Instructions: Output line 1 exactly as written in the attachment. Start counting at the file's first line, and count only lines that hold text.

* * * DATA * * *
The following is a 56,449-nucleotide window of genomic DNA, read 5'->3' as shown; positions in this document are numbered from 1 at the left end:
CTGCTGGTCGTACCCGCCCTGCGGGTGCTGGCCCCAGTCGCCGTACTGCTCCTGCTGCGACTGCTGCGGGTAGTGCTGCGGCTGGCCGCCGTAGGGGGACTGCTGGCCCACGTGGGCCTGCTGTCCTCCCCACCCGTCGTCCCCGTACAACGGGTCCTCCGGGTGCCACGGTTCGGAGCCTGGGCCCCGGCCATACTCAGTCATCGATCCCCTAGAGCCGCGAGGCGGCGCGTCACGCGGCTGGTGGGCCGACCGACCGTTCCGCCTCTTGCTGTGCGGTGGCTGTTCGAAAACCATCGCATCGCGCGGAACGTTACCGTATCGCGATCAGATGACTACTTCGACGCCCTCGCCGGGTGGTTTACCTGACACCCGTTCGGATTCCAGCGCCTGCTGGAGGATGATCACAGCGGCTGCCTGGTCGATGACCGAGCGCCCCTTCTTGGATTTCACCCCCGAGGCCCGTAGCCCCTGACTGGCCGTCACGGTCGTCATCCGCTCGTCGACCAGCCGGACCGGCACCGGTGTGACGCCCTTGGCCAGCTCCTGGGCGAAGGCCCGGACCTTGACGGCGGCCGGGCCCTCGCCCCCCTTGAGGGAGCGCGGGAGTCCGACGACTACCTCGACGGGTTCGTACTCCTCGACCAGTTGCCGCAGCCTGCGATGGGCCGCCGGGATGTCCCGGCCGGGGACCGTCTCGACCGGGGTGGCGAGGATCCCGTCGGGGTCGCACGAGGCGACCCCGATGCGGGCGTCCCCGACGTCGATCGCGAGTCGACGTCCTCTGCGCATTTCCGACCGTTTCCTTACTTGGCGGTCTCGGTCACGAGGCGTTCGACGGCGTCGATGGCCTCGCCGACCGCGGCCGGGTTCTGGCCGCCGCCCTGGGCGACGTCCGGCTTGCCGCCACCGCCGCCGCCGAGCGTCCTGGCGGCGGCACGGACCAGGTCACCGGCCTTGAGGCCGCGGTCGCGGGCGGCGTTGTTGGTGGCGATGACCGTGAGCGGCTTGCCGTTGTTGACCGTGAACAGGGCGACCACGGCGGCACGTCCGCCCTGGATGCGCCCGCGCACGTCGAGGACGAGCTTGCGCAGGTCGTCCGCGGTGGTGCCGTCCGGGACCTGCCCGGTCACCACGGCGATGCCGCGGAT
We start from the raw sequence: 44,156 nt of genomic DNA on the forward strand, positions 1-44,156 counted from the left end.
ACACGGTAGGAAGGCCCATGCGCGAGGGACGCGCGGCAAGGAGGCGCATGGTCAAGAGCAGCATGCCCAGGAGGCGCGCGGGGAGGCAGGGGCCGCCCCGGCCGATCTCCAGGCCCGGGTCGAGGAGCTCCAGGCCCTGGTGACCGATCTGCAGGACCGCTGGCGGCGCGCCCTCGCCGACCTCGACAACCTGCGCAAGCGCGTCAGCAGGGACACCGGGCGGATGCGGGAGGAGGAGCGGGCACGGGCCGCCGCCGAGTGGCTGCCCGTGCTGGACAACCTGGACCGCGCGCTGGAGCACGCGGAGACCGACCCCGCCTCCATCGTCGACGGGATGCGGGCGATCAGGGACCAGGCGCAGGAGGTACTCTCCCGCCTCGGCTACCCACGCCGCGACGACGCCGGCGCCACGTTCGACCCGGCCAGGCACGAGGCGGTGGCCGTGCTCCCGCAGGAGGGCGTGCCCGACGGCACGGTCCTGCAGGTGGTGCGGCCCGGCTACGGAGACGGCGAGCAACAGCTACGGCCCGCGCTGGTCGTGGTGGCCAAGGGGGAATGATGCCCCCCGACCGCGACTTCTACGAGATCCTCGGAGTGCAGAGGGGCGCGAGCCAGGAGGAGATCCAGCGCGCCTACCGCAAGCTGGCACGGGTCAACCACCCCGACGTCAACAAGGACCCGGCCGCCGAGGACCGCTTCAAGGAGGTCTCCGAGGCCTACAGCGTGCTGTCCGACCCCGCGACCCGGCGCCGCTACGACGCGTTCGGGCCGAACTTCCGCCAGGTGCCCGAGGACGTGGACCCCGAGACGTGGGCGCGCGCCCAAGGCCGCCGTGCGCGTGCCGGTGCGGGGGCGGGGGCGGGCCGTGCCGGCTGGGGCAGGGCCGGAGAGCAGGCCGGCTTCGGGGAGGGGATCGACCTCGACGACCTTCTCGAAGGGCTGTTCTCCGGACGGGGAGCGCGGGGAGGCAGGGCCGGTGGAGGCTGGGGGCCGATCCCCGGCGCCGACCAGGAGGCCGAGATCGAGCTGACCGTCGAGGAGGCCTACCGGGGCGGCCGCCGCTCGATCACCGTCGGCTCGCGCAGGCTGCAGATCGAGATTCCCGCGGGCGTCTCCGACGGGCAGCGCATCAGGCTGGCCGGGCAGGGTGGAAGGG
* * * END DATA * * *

The following is a 56,449-nucleotide window of genomic DNA, read 5'->3' as shown; positions in this document are numbered from 1 at the left end: